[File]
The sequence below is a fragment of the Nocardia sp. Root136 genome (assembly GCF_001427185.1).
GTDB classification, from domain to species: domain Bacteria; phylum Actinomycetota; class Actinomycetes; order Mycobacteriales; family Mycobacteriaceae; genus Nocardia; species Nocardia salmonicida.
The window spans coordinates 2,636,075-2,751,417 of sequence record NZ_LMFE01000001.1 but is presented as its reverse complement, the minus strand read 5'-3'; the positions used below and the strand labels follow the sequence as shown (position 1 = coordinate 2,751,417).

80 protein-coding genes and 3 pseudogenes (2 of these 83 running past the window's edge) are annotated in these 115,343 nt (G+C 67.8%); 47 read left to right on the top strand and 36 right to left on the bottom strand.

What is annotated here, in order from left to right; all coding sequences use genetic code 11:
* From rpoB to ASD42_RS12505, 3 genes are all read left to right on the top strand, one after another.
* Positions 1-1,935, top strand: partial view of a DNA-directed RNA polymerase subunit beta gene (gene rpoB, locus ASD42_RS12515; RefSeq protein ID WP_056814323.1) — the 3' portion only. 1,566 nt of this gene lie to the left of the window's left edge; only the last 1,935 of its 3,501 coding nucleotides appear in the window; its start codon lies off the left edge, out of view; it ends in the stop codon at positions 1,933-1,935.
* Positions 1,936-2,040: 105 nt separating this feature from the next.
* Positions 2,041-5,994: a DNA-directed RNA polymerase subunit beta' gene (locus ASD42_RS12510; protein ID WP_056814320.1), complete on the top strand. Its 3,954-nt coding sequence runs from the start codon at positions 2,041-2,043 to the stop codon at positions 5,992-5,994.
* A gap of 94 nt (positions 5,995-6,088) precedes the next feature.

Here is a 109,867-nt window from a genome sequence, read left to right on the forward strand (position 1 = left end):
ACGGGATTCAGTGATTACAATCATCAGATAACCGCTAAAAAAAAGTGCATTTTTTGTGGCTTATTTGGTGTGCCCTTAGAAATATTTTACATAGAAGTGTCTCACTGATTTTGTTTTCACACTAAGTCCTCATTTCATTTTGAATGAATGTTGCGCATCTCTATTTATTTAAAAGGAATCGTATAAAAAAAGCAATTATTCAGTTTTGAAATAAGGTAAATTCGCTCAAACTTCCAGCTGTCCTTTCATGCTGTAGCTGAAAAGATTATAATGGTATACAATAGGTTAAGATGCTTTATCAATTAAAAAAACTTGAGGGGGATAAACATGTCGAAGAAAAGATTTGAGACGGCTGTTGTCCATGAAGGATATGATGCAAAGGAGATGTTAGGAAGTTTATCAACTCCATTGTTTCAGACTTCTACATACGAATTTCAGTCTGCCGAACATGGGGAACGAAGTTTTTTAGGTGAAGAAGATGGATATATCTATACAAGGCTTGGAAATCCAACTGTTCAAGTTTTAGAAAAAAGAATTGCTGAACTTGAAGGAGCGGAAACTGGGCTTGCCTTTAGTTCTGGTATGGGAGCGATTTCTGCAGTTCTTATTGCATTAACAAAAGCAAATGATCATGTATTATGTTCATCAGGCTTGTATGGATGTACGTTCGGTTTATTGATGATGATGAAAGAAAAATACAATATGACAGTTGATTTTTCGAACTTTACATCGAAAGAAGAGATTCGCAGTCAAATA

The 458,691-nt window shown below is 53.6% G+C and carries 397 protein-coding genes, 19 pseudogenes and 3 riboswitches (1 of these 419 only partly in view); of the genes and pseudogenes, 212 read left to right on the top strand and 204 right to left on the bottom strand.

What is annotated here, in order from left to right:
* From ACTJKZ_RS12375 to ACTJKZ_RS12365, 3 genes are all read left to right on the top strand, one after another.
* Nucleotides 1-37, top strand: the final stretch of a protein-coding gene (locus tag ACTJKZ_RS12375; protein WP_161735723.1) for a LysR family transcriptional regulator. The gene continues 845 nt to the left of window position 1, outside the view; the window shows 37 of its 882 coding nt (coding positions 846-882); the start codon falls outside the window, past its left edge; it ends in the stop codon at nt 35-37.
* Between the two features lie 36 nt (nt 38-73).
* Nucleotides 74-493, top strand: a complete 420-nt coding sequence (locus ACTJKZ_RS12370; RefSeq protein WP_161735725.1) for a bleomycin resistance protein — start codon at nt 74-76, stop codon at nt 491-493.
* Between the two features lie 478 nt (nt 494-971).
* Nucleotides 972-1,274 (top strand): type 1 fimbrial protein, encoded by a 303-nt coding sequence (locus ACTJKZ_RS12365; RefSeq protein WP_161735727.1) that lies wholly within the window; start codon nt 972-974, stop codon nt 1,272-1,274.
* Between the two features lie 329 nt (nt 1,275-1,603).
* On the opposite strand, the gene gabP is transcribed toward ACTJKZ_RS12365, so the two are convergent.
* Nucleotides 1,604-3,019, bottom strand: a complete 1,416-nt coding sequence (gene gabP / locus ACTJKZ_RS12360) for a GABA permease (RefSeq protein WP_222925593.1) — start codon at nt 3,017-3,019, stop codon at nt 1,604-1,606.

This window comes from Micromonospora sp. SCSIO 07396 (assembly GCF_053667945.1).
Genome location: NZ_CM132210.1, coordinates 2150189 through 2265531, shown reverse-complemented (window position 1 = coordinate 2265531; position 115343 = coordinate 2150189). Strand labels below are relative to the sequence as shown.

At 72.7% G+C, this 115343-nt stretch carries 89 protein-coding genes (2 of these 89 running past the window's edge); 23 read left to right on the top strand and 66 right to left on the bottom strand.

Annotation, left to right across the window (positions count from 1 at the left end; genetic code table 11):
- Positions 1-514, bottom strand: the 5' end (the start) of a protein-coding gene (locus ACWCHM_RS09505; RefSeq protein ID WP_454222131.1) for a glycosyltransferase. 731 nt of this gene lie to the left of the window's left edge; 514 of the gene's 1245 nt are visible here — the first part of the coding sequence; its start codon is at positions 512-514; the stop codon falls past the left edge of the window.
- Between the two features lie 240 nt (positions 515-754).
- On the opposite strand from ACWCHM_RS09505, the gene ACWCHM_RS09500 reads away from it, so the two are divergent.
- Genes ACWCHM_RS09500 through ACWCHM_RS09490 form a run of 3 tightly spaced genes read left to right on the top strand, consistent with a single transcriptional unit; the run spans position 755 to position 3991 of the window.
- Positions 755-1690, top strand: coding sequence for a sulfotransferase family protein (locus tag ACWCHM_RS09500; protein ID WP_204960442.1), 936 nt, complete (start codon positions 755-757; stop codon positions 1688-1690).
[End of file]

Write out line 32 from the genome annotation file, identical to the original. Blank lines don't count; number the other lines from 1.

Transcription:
- Positions 755-1690, top strand: coding sequence for a sulfotransferase family protein (locus tag ACWCHM_RS09500; protein ID WP_204960442.1), 936 nt, complete (start codon positions 755-757; stop codon positions 1688-1690).